There was something sympathetic in Eliza's voice that the overseer felt a tenderness toward her.
"Were I younger miss, I would be in France by now with my two sons in the London Regiment. Doing my duty." 
"I doubt it not sir." He regarded her for a moment, guilty at his comment, for he had made his mind up about Eliza on first choosing her as his assistant.  He knew that this young woman was good and capable and had no ill will for him or anyone.
"You do your duty here, and every day sir. Else our brave ones would go to battle with nought but khaki overalls and a little pride."
He softened. She were a clever one, no doubt about it.  He picked up the cold steel pen, stabbing it aggressively to sign some documents.
"And how are they today do you think? Do they have everything needed. Any talk of strikes?"
"Beg pardon sir, their only need is a little more time on each shell sir.  Preparing each shell is dangerous enough as you'll agree."
"If only we had more time Eliza. If only we were not in this mess, our neighbours in Germany have been finding ways to step up production, the board informs me. So we must dig deep, and find ways ourselves."
During the working day they would often discuss how to improve things.  Eliza would sometimes lament that the women workers were paid half that of the skilled trades, who could not be conscripted. The overseer would say, "We'll 'ave none of that suffragette talk 'ere young lady. I daresay, women will have the vote after the war is won, until then though we have a job to do here. Ammunition to supply to my poor boys and their fellows. " 

She finished work and left with all of the other girls.  In the daylight you could see that some of the women had started to go a little yellow in colour from working with the chemicals. She checked her hands, arms and reflection in a polished chrome plaque. For now she was her usual pinky colour.    

On her way back home, James appeared from behind .
"How goes the day Eliza?"
"Not so dusty love." She told James all about the latest little news from the factory.

They held each other's hands gently as they reached home to find Nana Rannow caring for baby and Eliza junior.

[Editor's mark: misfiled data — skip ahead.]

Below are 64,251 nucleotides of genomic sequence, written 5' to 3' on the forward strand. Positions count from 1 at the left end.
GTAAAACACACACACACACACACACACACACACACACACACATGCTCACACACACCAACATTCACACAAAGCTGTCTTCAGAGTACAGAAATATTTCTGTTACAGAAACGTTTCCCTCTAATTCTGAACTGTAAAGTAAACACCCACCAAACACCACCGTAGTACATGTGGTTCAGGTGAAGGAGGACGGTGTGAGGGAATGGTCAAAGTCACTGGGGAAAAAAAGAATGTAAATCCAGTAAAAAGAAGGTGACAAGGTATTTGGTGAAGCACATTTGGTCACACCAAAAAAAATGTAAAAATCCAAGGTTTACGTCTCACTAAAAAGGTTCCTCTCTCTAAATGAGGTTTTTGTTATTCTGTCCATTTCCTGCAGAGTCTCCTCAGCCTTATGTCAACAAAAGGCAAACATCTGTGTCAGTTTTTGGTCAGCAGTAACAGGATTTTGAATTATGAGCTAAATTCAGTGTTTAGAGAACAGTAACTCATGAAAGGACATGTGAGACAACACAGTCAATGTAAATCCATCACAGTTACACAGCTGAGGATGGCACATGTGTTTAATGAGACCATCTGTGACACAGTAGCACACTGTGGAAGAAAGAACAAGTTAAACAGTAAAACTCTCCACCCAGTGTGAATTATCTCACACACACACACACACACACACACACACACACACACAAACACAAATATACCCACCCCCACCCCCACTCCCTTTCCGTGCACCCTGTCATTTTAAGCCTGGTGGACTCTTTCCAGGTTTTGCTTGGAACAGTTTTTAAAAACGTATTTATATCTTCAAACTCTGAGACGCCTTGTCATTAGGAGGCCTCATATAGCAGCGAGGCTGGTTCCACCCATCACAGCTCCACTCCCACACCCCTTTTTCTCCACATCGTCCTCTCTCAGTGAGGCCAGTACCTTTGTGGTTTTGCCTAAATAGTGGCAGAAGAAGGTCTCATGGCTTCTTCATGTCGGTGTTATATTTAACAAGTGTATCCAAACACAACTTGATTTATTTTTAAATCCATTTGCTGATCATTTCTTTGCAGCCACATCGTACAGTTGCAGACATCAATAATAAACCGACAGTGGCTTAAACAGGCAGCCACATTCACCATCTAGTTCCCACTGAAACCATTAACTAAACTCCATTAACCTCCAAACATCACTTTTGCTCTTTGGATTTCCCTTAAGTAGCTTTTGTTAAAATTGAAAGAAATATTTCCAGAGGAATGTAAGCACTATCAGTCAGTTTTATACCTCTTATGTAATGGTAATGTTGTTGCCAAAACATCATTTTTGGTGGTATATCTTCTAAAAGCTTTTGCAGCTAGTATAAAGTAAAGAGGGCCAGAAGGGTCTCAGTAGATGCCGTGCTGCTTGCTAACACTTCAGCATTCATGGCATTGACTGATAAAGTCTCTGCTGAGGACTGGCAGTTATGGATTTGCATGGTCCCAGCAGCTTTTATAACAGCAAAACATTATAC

Just as they turned a corner James saw a ragged man sitting on the roads edge being sick in the gutter.
"Will you be alright Mick?" 
"Why sure, yes mate. I'll be home soon." Went the raggedy man. 
"Hold on there Mick, I'll see you back safe." He thought best to help him or he might find him sleeping there in the morning. Quickly he asked Eliza, before he and Mick left. 
"With baby James having his christening this Sunday. Do you think we should have a little warm up afterwards?"
"Will we have the space love?" 
"It will be tight, I'll grant ye."

And so they asked all their friends, letting them know for three days time.  Eliza went to see Lilian Jones, Jacko's wife.  She did not think it likely that Jacko would allow them to indulge themselves. As she approached their humble abode, she saw Lil crossing the street, and heading back in the direction she had just come
"Dear Lil can you, young Rose and Jacko come after the baptism for a little knees up?"
"Eliza you know I'd love to come and wet the baby's head. I must speak wi' Jacko about it first though. I can't let you know now. Will there be drinking?"
"Why of course."
"And dancing?"
"A little, why yes. Though we've only a little space."
"Did yeh know that when I met Jacko we used to do a little dancing? Yeh'd niver believe it but 'e were a grand dancer."
Eliza did not enquire further, she knew that Jacko was not the sort of man to care for such things now, if he had ever done so as a younger man.
"I'll ask him tonight and see what 'e says."  As they parted Lil reminisced to happier times.  She did not know if Jacko would go, though thought it likely as there would be a modest amount of free drinks.  Her eyes felt a little wet on remembering how young she once was and how his young hair was as dark as a raven once.